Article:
Ah, but I said *most* cases. The exception is the infamous sole source, aka no-bid, contract. (Disclosure: I was awarded a sole source contract in 2006. It wasn’t dirty, though. Promise. In fact, any sole source contract that awards little or no money should not draw suspicion. Sole source contracts appear to be the only means for achieving the Open Source for Government goal. Is this means an honorable one? I think so, as we would be working for free. But I’m open to dissenting opinions.)

So, when is a sole source contract justifiable? There are seven circumstances, all outlined here under section (c). Of particular interest to me were 1 (“the property or services needed by the agency are available from only one responsible source”), 2b (“to establish or maintain an essential engineering, research, or development capability to be provided by an educational or other nonprofit institution”) and 7a (“the head of the agency determines that it is necessary in the public interest to use procedures other than competitive procedures in the particular procurement concerned”).

Our charge is clear: to identify government buyers who think our model can achieve things the current model cannot, who like our price (not hard), and who think our organization will benefit the public good.

Keep in mind that this applies only at the federal level; states’ policies could be identical or the complete opposite. Because of that, I am keen to identify states with looser acquisition policies, as they’d be ideal early adopters.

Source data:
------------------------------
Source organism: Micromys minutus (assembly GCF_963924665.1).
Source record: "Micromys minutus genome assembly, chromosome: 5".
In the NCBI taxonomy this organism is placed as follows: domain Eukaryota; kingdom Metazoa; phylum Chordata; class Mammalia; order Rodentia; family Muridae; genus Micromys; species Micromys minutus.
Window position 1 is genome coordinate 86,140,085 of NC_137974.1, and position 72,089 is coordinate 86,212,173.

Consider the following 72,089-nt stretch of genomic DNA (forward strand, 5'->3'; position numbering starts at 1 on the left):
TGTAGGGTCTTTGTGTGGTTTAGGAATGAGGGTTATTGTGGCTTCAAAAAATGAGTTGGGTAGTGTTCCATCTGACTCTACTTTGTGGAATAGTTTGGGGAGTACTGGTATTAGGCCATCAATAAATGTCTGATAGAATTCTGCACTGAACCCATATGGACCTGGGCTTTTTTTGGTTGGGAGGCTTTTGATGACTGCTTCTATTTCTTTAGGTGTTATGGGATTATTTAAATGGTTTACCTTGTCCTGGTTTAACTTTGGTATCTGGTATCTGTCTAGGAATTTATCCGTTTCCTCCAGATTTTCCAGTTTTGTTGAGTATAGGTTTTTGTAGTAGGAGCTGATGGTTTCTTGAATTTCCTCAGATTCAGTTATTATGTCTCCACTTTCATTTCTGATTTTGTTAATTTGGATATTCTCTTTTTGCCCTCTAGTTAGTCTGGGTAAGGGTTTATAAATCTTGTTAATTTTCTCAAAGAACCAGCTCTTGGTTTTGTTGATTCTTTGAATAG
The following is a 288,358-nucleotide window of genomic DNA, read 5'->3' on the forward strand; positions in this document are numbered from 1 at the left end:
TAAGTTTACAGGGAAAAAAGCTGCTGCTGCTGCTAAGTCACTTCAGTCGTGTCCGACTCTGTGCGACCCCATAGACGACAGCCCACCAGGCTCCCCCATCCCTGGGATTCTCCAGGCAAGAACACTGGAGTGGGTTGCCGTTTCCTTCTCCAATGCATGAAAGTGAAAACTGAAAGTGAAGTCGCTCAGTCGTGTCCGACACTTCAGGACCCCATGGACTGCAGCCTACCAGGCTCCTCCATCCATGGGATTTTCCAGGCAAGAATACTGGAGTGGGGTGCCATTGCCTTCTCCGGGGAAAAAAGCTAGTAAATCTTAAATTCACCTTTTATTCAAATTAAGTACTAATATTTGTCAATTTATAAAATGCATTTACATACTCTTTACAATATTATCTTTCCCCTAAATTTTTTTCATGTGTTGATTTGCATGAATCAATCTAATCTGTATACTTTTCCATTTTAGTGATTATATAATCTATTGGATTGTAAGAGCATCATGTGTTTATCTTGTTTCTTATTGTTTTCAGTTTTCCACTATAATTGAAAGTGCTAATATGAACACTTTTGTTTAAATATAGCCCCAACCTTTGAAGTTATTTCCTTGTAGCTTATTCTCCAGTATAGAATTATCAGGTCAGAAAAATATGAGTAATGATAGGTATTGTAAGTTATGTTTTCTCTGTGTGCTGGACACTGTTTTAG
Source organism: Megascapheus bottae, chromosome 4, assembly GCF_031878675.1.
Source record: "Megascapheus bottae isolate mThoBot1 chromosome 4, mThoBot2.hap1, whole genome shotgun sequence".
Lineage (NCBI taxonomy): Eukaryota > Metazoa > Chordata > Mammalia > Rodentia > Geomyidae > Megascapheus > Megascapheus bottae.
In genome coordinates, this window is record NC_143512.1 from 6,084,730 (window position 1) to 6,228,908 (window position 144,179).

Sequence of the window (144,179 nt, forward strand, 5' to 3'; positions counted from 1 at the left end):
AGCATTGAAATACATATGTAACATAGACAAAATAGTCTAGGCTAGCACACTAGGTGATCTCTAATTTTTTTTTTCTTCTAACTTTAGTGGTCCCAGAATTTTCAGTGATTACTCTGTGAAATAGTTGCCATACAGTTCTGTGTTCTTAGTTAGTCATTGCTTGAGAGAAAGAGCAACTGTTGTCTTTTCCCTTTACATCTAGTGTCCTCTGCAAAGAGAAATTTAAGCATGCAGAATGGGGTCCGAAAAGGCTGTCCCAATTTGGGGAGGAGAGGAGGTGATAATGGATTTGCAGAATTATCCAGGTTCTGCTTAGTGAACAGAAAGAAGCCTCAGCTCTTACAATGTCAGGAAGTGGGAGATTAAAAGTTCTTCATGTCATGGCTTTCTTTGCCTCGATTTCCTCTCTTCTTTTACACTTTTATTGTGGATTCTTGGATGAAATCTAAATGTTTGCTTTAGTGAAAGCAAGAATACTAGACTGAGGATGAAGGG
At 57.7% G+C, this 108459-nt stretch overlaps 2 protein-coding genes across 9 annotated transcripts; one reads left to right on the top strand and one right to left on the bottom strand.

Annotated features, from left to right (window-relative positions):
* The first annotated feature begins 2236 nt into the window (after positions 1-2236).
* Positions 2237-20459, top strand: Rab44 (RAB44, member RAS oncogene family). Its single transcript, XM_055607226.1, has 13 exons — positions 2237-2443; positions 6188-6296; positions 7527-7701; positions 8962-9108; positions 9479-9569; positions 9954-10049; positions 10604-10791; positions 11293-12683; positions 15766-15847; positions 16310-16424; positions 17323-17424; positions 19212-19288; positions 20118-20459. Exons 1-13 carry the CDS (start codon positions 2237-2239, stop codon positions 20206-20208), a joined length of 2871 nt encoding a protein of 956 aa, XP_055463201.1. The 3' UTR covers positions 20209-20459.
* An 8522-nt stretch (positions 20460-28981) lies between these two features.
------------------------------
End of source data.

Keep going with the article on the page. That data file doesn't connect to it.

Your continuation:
2. A few weeks ago, I attended the inaugural BarCampMil in DC, a sort of one-day expo for tech tools with defense and humanitarian applications. While there, I found this juicy nugget buried in the House Armed Services Committee’s report on the 2009 defense bill:

The committee is concerned by the rising costs and decreasing security associated with software development for information technology (IT) systems. These rising costs are linked to the increasing complexity of software, which has also resulted in increasing numbers of system vulnerabilities that might be exploited by malicious hackers and potential adversaries…

Open source software (OSS)…provides greater rigor in the software development process by making it available to a diverse community of programmers for review, testing, and improvement. The Linux operation system and Internet Protocol internet addressing system are examples of high quality products developed within the business sector using the OSS standard.